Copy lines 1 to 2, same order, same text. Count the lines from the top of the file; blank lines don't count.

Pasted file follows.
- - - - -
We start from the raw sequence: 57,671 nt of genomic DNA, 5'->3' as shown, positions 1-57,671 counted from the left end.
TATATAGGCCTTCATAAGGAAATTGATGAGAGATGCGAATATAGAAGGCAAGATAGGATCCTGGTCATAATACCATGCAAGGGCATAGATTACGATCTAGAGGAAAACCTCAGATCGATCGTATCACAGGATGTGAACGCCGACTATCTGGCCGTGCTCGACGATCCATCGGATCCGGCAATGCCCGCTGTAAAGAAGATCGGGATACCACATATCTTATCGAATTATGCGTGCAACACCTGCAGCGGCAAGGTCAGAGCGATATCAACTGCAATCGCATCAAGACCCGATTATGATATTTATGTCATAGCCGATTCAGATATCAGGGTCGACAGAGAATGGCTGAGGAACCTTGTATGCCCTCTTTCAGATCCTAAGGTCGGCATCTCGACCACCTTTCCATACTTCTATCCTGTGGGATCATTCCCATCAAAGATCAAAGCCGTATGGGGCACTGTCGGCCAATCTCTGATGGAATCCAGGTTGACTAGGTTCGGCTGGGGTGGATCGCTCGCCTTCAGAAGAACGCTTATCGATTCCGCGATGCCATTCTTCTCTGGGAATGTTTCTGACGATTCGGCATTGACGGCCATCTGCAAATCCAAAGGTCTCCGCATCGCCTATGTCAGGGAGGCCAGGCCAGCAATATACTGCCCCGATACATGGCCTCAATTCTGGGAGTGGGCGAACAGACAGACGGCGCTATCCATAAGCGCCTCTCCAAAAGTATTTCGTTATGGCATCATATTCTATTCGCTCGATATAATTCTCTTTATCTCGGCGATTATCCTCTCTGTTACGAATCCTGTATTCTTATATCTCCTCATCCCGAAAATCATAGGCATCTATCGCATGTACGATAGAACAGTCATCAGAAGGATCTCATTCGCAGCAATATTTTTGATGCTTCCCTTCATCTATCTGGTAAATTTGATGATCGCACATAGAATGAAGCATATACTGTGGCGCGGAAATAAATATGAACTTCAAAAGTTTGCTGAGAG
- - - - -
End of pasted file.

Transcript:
We start from the raw sequence: 57,671 nt of genomic DNA, 5'->3' as shown, positions 1-57,671 counted from the left end.
TATATAGGCCTTCATAAGGAAATTGATGAGAGATGCGAATATAGAAGGCAAGATAGGATCCTGGTCATAATACCATGCAAGGGCATAGATTACGATCTAGAGGAAAACCTCAGATCGATCGTATCACAGGATGTGAACGCCGACTATCTGGCCGTGCTCGACGATCCATCGGATCCGGCAATGCCCGCTGTAAAGAAGATCGGGATACCACATATCTTATCGAATTATGCGTGCAACACCTGCAGCGGCAAGGTCAGAGCGATATCAACTGCAATCGCATCAAGACCCGATTATGATATTTATGTCATAGCCGATTCAGATATCAGGGTCGACAGAGAATGGCTGAGGAACCTTGTATGCCCTCTTTCAGATCCTAAGGTCGGCATCTCGACCACCTTTCCATACTTCTATCCTGTGGGATCATTCCCATCAAAGATCAAAGCCGTATGGGGCACTGTCGGCCAATCTCTGATGGAATCCAGGTTGACTAGGTTCGGCTGGGGTGGATCGCTCGCCTTCAGAAGAACGCTTATCGATTCCGCGATGCCATTCTTCTCTGGGAATGTTTCTGACGATTCGGCATTGACGGCCATCTGCAAATCCAAAGGTCTCCGCATCGCCTATGTCAGGGAGGCCAGGCCAGCAATATACTGCCCCGATACATGGCCTCAATTCTGGGAGTGGGCGAACAGACAGACGGCGCTATCCATAAGCGCCTCTCCAAAAGTATTTCGTTATGGCATCATATTCTATTCGCTCGATATAATTCTCTTTATCTCGGCGATTATCCTCTCTGTTACGAATCCTGTATTCTTATATCTCCTCATCCCGAAAATCATAGGCATCTATCGCATGTACGATAGAACAGTCATCAGAAGGATCTCATTCGCAGCAATATTTTTGATGCTTCCCTTCATCTATCTGGTAAATTTGATGATCGCACATAGAATGAAGCATATACTGTGGCGCGGAAATAAATATGAACTTCAAAAGTTTGCTGAGAG